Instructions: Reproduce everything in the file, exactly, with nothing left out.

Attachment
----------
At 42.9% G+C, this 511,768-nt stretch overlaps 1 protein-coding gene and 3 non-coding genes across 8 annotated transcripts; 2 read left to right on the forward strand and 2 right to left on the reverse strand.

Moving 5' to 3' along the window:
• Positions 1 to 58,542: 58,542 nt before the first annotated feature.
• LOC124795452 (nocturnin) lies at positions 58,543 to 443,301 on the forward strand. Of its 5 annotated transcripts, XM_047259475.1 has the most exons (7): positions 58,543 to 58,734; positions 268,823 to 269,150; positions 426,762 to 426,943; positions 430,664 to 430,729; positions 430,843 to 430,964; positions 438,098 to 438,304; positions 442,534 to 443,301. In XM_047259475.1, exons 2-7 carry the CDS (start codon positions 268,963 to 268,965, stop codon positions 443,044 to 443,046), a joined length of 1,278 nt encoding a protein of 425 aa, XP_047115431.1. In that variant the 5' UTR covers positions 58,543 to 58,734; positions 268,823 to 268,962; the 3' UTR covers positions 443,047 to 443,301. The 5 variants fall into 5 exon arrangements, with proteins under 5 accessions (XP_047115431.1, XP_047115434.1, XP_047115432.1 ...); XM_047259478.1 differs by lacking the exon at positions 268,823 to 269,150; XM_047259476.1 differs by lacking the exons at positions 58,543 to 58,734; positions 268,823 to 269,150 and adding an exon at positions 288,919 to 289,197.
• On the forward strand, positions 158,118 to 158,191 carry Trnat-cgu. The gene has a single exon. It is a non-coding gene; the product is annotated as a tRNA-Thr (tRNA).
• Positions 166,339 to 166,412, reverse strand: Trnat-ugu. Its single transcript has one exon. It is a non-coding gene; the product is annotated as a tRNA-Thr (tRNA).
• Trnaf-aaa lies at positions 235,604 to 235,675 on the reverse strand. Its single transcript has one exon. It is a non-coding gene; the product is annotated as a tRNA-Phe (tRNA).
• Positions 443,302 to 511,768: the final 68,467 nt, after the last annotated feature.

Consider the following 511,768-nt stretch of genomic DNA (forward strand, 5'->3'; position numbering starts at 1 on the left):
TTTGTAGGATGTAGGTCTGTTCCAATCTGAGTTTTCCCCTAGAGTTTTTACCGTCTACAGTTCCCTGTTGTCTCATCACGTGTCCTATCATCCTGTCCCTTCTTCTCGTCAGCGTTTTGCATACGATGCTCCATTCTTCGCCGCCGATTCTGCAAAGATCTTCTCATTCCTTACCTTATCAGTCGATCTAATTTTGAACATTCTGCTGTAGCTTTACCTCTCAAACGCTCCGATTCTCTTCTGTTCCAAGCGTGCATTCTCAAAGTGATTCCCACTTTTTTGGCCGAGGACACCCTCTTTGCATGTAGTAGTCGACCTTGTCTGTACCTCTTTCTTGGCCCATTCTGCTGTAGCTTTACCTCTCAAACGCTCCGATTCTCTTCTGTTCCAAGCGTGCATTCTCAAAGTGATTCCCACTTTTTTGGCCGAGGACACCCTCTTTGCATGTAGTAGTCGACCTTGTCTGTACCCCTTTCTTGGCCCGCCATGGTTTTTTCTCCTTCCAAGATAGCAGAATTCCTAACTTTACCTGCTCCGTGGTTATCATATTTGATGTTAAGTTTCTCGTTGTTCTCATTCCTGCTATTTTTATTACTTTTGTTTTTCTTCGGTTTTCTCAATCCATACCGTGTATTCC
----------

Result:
At 42.9% G+C, this 511,768-nt stretch overlaps 1 protein-coding gene and 3 non-coding genes across 8 annotated transcripts; 2 read left to right on the forward strand and 2 right to left on the reverse strand.

Moving 5' to 3' along the window:
• Positions 1 to 58,542: 58,542 nt before the first annotated feature.
• LOC124795452 (nocturnin) lies at positions 58,543 to 443,301 on the forward strand. Of its 5 annotated transcripts, XM_047259475.1 has the most exons (7): positions 58,543 to 58,734; positions 268,823 to 269,150; positions 426,762 to 426,943; positions 430,664 to 430,729; positions 430,843 to 430,964; positions 438,098 to 438,304; positions 442,534 to 443,301. In XM_047259475.1, exons 2-7 carry the CDS (start codon positions 268,963 to 268,965, stop codon positions 443,044 to 443,046), a joined length of 1,278 nt encoding a protein of 425 aa, XP_047115431.1. In that variant the 5' UTR covers positions 58,543 to 58,734; positions 268,823 to 268,962; the 3' UTR covers positions 443,047 to 443,301. The 5 variants fall into 5 exon arrangements, with proteins under 5 accessions (XP_047115431.1, XP_047115434.1, XP_047115432.1 ...); XM_047259478.1 differs by lacking the exon at positions 268,823 to 269,150; XM_047259476.1 differs by lacking the exons at positions 58,543 to 58,734; positions 268,823 to 269,150 and adding an exon at positions 288,919 to 289,197.
• On the forward strand, positions 158,118 to 158,191 carry Trnat-cgu. The gene has a single exon. It is a non-coding gene; the product is annotated as a tRNA-Thr (tRNA).
• Positions 166,339 to 166,412, reverse strand: Trnat-ugu. Its single transcript has one exon. It is a non-coding gene; the product is annotated as a tRNA-Thr (tRNA).
• Trnaf-aaa lies at positions 235,604 to 235,675 on the reverse strand. Its single transcript has one exon. It is a non-coding gene; the product is annotated as a tRNA-Phe (tRNA).
• Positions 443,302 to 511,768: the final 68,467 nt, after the last annotated feature.

Consider the following 511,768-nt stretch of genomic DNA (forward strand, 5'->3'; position numbering starts at 1 on the left):
TTTGTAGGATGTAGGTCTGTTCCAATCTGAGTTTTCCCCTAGAGTTTTTACCGTCTACAGTTCCCTGTTGTCTCATCACGTGTCCTATCATCCTGTCCCTTCTTCTCGTCAGCGTTTTGCATACGATGCTCCATTCTTCGCCGCCGATTCTGCAAAGATCTTCTCATTCCTTACCTTATCAGTCGATCTAATTTTGAACATTCTGCTGTAGCTTTACCTCTCAAACGCTCCGATTCTCTTCTGTTCCAAGCGTGCATTCTCAAAGTGATTCCCACTTTTTTGGCCGAGGACACCCTCTTTGCATGTAGTAGTCGACCTTGTCTGTACCTCTTTCTTGGCCCATTCTGCTGTAGCTTTACCTCTCAAACGCTCCGATTCTCTTCTGTTCCAAGCGTGCATTCTCAAAGTGATTCCCACTTTTTTGGCCGAGGACACCCTCTTTGCATGTAGTAGTCGACCTTGTCTGTACCCCTTTCTTGGCCCGCCATGGTTTTTTCTCCTTCCAAGATAGCAGAATTCCTAACTTTACCTGCTCCGTGGTTATCATATTTGATGTTAAGTTTCTCGTTGTTCTCATTCCTGCTATTTTTATTACTTTTGTTTTTCTTCGGTTTTCTCAATCCATACCGTGTATTCC